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## INTRO TO WEATHER

by: Maureen Ledner

11

0

4

# INTRO TO WEATHER MET 1010

Maureen Ledner
UF
GPA 3.51

Staff

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COURSE
PROF.
Staff
TYPE
Class Notes
PAGES
4
WORDS
KARMA
25 ?

## Popular in Meteorology

This 4 page Class Notes was uploaded by Maureen Ledner on Friday September 18, 2015. The Class Notes belongs to MET 1010 at University of Florida taught by Staff in Fall. Since its upload, it has received 11 views. For similar materials see /class/206629/met-1010-university-of-florida in Meteorology at University of Florida.

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Date Created: 09/18/15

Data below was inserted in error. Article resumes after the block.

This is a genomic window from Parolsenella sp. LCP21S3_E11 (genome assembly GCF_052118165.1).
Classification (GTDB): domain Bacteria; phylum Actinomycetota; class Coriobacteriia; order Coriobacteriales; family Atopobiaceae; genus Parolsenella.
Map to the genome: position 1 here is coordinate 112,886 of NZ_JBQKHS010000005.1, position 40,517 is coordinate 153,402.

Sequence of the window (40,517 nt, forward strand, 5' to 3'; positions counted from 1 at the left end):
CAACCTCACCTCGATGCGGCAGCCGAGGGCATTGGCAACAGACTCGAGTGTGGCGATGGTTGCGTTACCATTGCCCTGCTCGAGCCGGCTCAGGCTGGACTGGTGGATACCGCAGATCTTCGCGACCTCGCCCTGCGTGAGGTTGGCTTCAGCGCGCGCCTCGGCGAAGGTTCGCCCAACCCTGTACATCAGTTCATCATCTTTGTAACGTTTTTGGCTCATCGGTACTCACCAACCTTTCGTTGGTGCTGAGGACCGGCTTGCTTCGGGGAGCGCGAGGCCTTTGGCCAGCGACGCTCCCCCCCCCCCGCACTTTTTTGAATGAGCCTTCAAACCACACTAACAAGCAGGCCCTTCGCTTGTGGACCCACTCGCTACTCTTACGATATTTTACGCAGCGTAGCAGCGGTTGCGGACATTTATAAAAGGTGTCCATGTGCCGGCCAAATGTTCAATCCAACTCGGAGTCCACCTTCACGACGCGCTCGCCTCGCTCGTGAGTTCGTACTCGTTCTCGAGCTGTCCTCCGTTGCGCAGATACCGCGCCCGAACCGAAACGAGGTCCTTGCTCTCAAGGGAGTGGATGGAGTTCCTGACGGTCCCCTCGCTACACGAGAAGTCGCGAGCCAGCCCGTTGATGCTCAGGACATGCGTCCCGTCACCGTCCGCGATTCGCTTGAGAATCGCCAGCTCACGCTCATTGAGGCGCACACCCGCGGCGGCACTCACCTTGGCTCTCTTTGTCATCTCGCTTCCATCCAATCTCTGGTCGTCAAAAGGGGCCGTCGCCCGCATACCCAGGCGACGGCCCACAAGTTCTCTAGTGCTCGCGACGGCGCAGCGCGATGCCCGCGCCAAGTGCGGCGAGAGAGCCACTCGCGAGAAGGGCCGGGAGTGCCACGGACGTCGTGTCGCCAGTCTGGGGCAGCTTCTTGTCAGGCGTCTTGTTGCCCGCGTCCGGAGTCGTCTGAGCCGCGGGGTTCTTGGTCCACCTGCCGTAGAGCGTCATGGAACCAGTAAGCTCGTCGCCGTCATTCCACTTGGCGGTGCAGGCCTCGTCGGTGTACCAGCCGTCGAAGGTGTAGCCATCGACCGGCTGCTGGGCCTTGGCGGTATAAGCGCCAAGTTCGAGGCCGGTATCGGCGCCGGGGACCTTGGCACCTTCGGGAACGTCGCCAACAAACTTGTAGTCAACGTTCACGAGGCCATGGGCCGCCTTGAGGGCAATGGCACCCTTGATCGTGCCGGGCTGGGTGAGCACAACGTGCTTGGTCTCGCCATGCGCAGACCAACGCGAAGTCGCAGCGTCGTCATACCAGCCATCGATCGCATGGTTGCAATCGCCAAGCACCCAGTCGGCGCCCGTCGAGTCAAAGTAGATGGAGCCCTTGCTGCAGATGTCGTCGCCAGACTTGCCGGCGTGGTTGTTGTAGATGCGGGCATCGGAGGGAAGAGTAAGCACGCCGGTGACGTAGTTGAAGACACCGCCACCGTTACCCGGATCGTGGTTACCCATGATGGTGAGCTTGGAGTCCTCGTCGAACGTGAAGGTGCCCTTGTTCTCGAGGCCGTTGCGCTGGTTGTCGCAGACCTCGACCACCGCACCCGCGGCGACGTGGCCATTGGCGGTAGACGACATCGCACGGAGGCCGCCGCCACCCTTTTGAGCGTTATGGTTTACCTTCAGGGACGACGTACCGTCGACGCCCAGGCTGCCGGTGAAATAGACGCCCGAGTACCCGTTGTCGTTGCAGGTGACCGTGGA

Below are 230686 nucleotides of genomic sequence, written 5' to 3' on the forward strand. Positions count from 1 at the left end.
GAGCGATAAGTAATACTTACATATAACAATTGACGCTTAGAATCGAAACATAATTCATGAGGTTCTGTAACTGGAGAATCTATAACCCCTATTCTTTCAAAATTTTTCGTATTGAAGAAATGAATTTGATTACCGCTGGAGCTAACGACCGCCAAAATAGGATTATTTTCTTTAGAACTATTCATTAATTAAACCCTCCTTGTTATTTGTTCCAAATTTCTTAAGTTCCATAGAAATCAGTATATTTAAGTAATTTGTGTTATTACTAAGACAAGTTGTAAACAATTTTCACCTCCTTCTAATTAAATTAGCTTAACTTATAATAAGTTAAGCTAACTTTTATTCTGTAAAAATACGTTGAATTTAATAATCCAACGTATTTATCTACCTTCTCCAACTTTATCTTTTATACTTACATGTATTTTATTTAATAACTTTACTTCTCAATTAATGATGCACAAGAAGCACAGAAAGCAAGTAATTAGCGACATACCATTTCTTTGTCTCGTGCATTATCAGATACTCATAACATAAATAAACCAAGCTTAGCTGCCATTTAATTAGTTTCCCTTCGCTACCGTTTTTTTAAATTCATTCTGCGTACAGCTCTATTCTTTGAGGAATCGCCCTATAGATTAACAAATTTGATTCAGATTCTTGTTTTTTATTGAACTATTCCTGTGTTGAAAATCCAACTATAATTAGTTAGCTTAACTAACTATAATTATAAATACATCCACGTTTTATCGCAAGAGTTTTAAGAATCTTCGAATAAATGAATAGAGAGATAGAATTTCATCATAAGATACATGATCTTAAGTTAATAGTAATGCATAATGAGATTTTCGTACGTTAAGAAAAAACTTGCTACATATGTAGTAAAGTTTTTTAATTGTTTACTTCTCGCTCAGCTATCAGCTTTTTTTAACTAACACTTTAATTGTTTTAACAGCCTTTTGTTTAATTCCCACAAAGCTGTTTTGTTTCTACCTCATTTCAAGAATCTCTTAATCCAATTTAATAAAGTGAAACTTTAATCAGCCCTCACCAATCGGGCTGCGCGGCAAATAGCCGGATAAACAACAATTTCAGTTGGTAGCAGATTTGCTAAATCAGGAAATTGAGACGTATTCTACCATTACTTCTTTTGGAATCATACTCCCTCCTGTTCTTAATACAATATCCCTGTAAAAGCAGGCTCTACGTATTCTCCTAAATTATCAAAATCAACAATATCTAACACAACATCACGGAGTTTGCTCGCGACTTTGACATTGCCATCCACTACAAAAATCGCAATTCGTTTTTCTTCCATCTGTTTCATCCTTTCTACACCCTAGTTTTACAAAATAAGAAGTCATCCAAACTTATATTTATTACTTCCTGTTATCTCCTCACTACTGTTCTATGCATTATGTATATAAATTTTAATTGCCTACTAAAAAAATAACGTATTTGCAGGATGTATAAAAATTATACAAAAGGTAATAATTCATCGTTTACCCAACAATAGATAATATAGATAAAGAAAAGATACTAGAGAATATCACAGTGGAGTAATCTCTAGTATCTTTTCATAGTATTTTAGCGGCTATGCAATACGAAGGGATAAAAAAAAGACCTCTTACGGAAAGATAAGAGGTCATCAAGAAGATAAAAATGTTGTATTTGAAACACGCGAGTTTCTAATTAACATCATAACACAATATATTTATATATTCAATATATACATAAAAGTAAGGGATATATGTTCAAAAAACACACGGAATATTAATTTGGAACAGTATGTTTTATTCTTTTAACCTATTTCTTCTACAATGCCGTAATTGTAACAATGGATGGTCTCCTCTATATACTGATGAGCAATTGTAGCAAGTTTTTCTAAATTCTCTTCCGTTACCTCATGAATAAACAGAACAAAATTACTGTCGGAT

Chapter 8 Precipitation It s harder than you might think to produce raindrops in a cloud Problems 1 Small water droplets lum evaporate much more readily than a at water surface 2 A small drop of pure water freezes at far below 0 C First why are l and 2 true and second why do they affect precipitation 1 For a small droplet the latent heat released by each condensing water vapor molecule has a greater effect on the temperature of the droplet Also large curvature means bonding of water vapor molecules to the droplet is smaller So higher than 100 relative humidity is required for small cloud droplets to grow 2 Without ice nuclei present it is difficult for water to freeze Ice embryos are formed and destroyed by thermal motion In a large drop the probability is higher that one will survive Then drop rapidly freezes Example Say on average an ice embryo gets large enough at 730 C every 100 um distance Then drops of 20 um will only rarely freeze at that temperature Effect of l and 2 on Precipitation How do large drops form Note Small drops won t fall out of clouds because of small terminal velocity m Vt terminal velocity constant X pA m mass of falling object p density of the air through which the mass falls A cross sectional area of falling object take horizontal slice at largest point Mass M Area A drag force Drag force Fd increases with l vvelocity increasing speed When Fd Flg V constant gravity Vt smaller for water than air pW gt pair Vt larger for larger m Vt larger for smaller A 2 water drops which 9 has a higher Vt d1 d2 d2 gtd1 mass0cd3 Aoc d2 mAocd 2vt J5 Large drops form as they fall through a fog of slower small drops and absorb them This is coalescence In addition to the above collision and coalescence process in colder regions of clouds rain can form by the ice crystal process A few small droplets freeze and are surrounded by thousands of small water droplets Recall at temperatures below freezing the vapor pressure of water is greater than that of ice see Figure 510 insert Therefore water diffuses from water drops to ice crystals and the ice grows while the water drops shrink Eventually the ice crystals are large enough to fall through the cloud They may reach the ground as rain or snow Precipitation Types Snow sleet freezing rain rain 7 see Fig 822 Rime rhymes with rhyme is the accretion of tiny supercooled water droplets on something frozen Usually roughly spherical amp not dense Rime that gets to be 25mm in diameter is called Graupel Graupel that reaches ground can be 1 Soft hail 7 if ground is above freezing 2 Snow pellet 7 if ground is below freezing they bounce and crunch Size lt 5mm 3 Hail 7 if graupel stays in cloud more than 75 min amp is carried around by strong air currents Hail is larger than snow pellets In wetter areas liquid water collects on surface amp later freezes 7 this forms hard clear ice layer Cumulus Cloud In colder dryer areas of cloud a layer of opaque rime forms with many air bubbles see fig 826 1671b 55 diameter hailstone Instruments Rain Gauge Radar RAdio Detection And Ranging Transmitter I Reeeeeee rain cloud Microwave pulses are sent out amp some are scattered back to receiver Brightness intensity of signal indicates how much rain Time of arrival in receiver indicates how far away rain is Wavelength is l 7 20 centimeters l centimeter gt cloud droplets Larger waves gt rain drops ice pellets hail etc

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